Fit And Comfort (25%)
7.0
7.0
9.0
6.0
8.0
Ventilation (20%)
5.0
9.0
10.0
6.0
4.0
Warmth (10%)
9.0
4.0
3.0
8.0
7.0
Features (10%)
6.0
8.0
8.0
6.0
4.0
Style (10%)
7.0
6.0
4.0
5.0
4.0
Specs The North Face Free... Outdoor Research Sk... Outdoor Research Tr... REI Co-op Powderbou... Patagonia Snowshot...
Main fabric 100% Nylon 88% Nylon, 12% Spandex 87% nylon, 13% spandex Nylon 70% Recycled polyester, 30% Polyester micro-twill
Insulation 60 g Heatseeker Eco Polyester (50% Recycled) None None Recycled polyester None
Waterproofing DryVent (2-layer) AscentShell Pertex Shield+ (partial) 2-layer waterproof breathable laminate H2No
Waistline construction (elastic? snaps?) Snap and zipper, Velcro tabs for adjustment, belt loops Snap/zipper fly with external velcro adjustment, belt loops Snaps. Velcro tabs for adjustment, belt loops Button zip fly with hook/loop adjustment Snap/zipper fly with internal velcro adjustment, belt loops
Weight (in pounds) 1.32 lbs 1.32 lbs 1.69 lbs 1.64 lbs 1.34 lbs
Weight (in grams) 599 g 599 g 767 g 744 g 608 g
# of Pockets 3 4 4 3 2
Vents? Inner thigh zips, with mesh Inner thigh zips Exterior thigh zips, with mesh Interior thigh zips Inner thigh zips with mesh
Ski-specific features Scuff guards, elastic powder cuffs Scuff guards, powder cuffs, articulated knees, beacon clip beacon clip and sleeve, scuff guards, touring cuffs, cuff zipper Scuff guards, elastic powder cuffs, elastic waist Scuff guards, elastic powder cuffs
Recco? No No No No Yes

Our Analysis and Test Results

These pants perform well across the board. And taking price into account, we are amazed by their performance. They are warm, weather-resistant, and durably constructed. There are better ski pants, but to raise the bar, other pants use materials and construction that come at a price. Overall, the Freedom hits the sweet spot.

Performance Comparison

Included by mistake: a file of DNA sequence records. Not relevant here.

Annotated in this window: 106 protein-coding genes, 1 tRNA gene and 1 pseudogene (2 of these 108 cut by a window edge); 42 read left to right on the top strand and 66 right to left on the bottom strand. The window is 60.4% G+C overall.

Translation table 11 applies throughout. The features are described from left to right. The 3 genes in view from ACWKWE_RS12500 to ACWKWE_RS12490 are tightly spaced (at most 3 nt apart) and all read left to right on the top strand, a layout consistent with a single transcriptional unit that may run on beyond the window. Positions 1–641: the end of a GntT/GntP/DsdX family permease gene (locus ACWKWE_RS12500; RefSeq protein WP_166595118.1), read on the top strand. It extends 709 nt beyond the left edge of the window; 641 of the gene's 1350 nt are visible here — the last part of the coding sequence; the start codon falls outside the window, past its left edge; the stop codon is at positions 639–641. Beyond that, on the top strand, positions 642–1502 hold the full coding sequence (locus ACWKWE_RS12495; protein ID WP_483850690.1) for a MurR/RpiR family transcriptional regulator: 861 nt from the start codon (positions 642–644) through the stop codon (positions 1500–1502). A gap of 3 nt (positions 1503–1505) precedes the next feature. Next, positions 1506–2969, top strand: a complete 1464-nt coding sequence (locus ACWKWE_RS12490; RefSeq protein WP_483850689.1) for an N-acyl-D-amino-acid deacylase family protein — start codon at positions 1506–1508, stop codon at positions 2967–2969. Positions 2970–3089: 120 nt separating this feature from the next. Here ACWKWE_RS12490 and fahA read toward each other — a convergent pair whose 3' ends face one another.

Chilly early season conditions are no match for The North Face...
Chilly early season conditions are no match for The North Face Freedom Insulated, which keeps us warm all winter long.
Photo: Jeff Dobronyi

Weather Resistance


The North Face can usually be trusted to provide great weather protection, and the Freedom Insulated pants are no exception. In all but the gnarliest of weather, they provide adequate protection. The fabric is waterproof, windproof, and beads water well. The pocket construction is also adequate, but we'd prefer waterproof zippers. These, of course, would raise the cost of the pants.


The main seams are all sealed, but the seams around the zippers are not. These pants don't have waterproof zippers, either. The thigh pocket closes with velcro instead of a zipper, offering easy access, but less weather resistance. The North Face uses an excellent DWR coating that beads water and performed well in an extended dousing in the shower. This coating will prevent water from seeping through those unprotected zippers and seams, at least for a while.

None of the Freedom Insulated's pockets are waterproof, but the...
None of the Freedom Insulated's pockets are waterproof, but the storm flaps do a decent job at keeping water out.
Photo: Jeff Dobronyi